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Arab project finance goes local on Europe debt woes

Arab governments and companies are relying more on domestic banks, export credit agencies and bond investors to finance projects as Europe’s debt crisis prompts European banks to curtail lending in the region.

Syndicated loans in the Middle East have plunged 72 percent so far this year to $17.5bn from $62bn in 2010, data compiled by Bloomberg show.

The number of Middle Eastern banks among the top 10 lenders has risen to 5 so far in 2011 from 3 last year, with National Bank of Egypt rising to the top of the table, according to the data.

“European banks, which historically played the biggest role in project finance as they began lending to the oil and gas sector four decades ago, have significantly reduced loans since 2008,” the chief executive officer of ACWA Power International, the Saudi developer of electricity and water projects, Paddy Padmanathan, said by email on Nov 15.

“Very large transactions, previously funded by commercial banks, are now more reliant on export-credit agencies. Going forward we will see project bonds becoming more significant.” Europe is battling a debt crisis that so far has cost five leaders their jobs, including Italian Prime Minister Silvio Berlusconi. German Chancellor Angela Merkel called for an overhaul of the European Union, advocating closer political ties and tighter budget rules, as the crisis that began in Greece in October 2009 sent Italian and Spanish borrowing costs to euro- era records.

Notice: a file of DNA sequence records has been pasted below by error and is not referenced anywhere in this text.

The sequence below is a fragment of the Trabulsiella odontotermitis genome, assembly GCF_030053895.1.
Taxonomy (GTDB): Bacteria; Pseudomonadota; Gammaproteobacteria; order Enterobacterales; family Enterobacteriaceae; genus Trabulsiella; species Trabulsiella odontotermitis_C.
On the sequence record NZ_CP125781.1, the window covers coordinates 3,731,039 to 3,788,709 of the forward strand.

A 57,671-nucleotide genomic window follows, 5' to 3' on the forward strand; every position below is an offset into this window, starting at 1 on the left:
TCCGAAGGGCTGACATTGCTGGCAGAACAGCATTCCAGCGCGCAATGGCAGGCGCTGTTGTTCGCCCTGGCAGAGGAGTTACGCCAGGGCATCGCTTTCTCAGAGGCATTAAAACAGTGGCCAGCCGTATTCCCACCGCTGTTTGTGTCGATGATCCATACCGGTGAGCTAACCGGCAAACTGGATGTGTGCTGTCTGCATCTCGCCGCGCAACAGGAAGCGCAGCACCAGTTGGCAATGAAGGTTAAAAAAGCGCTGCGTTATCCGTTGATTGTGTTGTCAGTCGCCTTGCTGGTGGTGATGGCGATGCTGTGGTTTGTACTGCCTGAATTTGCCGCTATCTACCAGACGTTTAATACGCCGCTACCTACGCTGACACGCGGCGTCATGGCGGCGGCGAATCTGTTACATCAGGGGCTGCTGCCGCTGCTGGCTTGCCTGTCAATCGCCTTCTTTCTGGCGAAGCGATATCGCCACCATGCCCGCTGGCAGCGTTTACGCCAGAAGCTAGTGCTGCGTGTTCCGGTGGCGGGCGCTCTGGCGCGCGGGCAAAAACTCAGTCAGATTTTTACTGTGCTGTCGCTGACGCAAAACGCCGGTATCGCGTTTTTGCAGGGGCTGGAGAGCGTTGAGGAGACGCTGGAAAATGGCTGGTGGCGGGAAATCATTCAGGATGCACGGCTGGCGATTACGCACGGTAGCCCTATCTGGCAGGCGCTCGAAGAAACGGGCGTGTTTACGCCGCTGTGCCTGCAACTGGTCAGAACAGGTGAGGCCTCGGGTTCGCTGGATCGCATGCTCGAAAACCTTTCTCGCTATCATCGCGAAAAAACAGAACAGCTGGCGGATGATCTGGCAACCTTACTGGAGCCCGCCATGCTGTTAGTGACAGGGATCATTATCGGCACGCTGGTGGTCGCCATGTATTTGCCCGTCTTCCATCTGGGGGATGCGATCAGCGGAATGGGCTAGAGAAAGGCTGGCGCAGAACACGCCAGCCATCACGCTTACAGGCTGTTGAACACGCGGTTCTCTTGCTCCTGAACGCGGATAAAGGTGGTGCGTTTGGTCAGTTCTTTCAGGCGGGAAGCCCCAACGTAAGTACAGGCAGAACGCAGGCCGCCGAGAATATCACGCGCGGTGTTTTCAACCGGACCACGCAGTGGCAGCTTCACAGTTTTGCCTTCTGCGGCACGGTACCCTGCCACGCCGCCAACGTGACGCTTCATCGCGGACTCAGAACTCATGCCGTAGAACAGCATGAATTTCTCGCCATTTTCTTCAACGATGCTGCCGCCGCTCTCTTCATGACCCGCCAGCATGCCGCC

ACWA attracted 60 percent of the $2.25bn it had to raise for a plant on the east coast of Saudi Arabia from local banks and 30 percent from export credit agencies, according to Padmanathan. Only 10 percent came from European banks. ACWA expects to close financing for the $2.95bn, 3,900 megawatt Qurayyah plant in about a week.

“European banks were some of the first in the region” to provide funding for projects, Mohammed Ali Yasin, chief investment officer at Abu Dhabi-based CapM Investment, said by phone on Nov 15. “With the debt crisis, we will see them participating less, or not at all. If it’s a big project, they’ll be even stricter as to how much they will leverage.” Gulf oil producers Saudi Arabia, Kuwait, Qatar and the United Arab Emirates, which account for more than half of the oil supplied by the Organization of Petroleum Exporting Countries, will need a variety of financing options for large projects such as multi-billion dollar power plants to meet soaring demand for electricity.

“Multi-billion dollar deals will need multiple sources of finance, and multiple tranches,” Richard Palmer, a structured finance adviser at Abu Dhabi government-owned investor Mubadala Development Co, said on Nov 14. “Projects will have to include bonds, and direct lending from export-credit agencies such as the Japanese and the Koreans.”

Qatar Petroleum’s Barzan natural-gas project, a venture with Exxon Mobil Corp., may tap project finance bonds, Jonathan Robinson, the bank’s head of project finance in the Middle East, said in September.


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